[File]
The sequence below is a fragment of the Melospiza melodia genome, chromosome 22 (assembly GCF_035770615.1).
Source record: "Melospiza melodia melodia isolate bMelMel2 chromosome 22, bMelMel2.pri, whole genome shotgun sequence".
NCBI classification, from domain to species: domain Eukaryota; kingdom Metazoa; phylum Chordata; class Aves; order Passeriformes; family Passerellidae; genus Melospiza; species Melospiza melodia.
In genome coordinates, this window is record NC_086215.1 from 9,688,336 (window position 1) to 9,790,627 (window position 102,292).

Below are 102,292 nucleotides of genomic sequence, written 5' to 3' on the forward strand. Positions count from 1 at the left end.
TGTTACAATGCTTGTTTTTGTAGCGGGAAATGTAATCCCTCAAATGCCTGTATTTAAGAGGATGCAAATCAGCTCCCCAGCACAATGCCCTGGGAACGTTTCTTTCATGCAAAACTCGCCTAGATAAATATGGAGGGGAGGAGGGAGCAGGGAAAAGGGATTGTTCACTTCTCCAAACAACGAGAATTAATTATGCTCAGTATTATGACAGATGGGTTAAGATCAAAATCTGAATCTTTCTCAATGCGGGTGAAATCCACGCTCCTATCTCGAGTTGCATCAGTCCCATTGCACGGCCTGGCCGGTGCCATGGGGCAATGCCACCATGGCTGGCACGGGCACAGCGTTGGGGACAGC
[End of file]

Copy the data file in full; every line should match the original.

The sequence below is a fragment of the Melospiza melodia genome, chromosome 22 (assembly GCF_035770615.1).
Source record: "Melospiza melodia melodia isolate bMelMel2 chromosome 22, bMelMel2.pri, whole genome shotgun sequence".
NCBI classification, from domain to species: domain Eukaryota; kingdom Metazoa; phylum Chordata; class Aves; order Passeriformes; family Passerellidae; genus Melospiza; species Melospiza melodia.
In genome coordinates, this window is record NC_086215.1 from 9,688,336 (window position 1) to 9,790,627 (window position 102,292).

Below are 102,292 nucleotides of genomic sequence, written 5' to 3' on the forward strand. Positions count from 1 at the left end.
TGTTACAATGCTTGTTTTTGTAGCGGGAAATGTAATCCCTCAAATGCCTGTATTTAAGAGGATGCAAATCAGCTCCCCAGCACAATGCCCTGGGAACGTTTCTTTCATGCAAAACTCGCCTAGATAAATATGGAGGGGAGGAGGGAGCAGGGAAAAGGGATTGTTCACTTCTCCAAACAACGAGAATTAATTATGCTCAGTATTATGACAGATGGGTTAAGATCAAAATCTGAATCTTTCTCAATGCGGGTGAAATCCACGCTCCTATCTCGAGTTGCATCAGTCCCATTGCACGGCCTGGCCGGTGCCATGGGGCAATGCCACCATGGCTGGCACGGGCACAGCGTTGGGGACAGC